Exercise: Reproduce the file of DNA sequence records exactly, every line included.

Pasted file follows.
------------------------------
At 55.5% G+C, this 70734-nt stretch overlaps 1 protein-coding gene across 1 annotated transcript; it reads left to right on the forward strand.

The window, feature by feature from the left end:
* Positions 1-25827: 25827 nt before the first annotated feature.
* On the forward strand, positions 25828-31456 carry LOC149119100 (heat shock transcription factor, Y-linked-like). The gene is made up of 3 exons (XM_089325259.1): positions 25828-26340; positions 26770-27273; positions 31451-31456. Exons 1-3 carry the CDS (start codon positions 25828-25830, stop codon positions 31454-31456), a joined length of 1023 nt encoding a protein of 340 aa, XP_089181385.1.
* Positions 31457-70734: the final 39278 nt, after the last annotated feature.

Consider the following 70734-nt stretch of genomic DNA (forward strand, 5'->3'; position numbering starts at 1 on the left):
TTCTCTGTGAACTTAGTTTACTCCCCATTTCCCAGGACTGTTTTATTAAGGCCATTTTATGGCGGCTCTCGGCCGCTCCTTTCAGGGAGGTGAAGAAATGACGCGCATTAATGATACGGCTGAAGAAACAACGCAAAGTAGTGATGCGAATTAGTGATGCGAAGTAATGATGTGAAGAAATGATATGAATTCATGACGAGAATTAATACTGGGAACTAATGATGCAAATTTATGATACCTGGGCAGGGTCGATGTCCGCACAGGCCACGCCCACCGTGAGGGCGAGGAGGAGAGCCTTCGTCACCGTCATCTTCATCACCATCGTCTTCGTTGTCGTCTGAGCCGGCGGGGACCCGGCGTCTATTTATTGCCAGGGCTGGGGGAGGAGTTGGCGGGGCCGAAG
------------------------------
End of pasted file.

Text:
At 55.5% G+C, this 70734-nt stretch overlaps 1 protein-coding gene across 1 annotated transcript; it reads left to right on the forward strand.

The window, feature by feature from the left end:
* Positions 1-25827: 25827 nt before the first annotated feature.
* On the forward strand, positions 25828-31456 carry LOC149119100 (heat shock transcription factor, Y-linked-like). The gene is made up of 3 exons (XM_089325259.1): positions 25828-26340; positions 26770-27273; positions 31451-31456. Exons 1-3 carry the CDS (start codon positions 25828-25830, stop codon positions 31454-31456), a joined length of 1023 nt encoding a protein of 340 aa, XP_089181385.1.
* Positions 31457-70734: the final 39278 nt, after the last annotated feature.

Consider the following 70734-nt stretch of genomic DNA (forward strand, 5'->3'; position numbering starts at 1 on the left):
TTCTCTGTGAACTTAGTTTACTCCCCATTTCCCAGGACTGTTTTATTAAGGCCATTTTATGGCGGCTCTCGGCCGCTCCTTTCAGGGAGGTGAAGAAATGACGCGCATTAATGATACGGCTGAAGAAACAACGCAAAGTAGTGATGCGAATTAGTGATGCGAAGTAATGATGTGAAGAAATGATATGAATTCATGACGAGAATTAATACTGGGAACTAATGATGCAAATTTATGATACCTGGGCAGGGTCGATGTCCGCACAGGCCACGCCCACCGTGAGGGCGAGGAGGAGAGCCTTCGTCACCGTCATCTTCATCACCATCGTCTTCGTTGTCGTCTGAGCCGGCGGGGACCCGGCGTCTATTTATTGCCAGGGCTGGGGGAGGAGTTGGCGGGGCCGAAG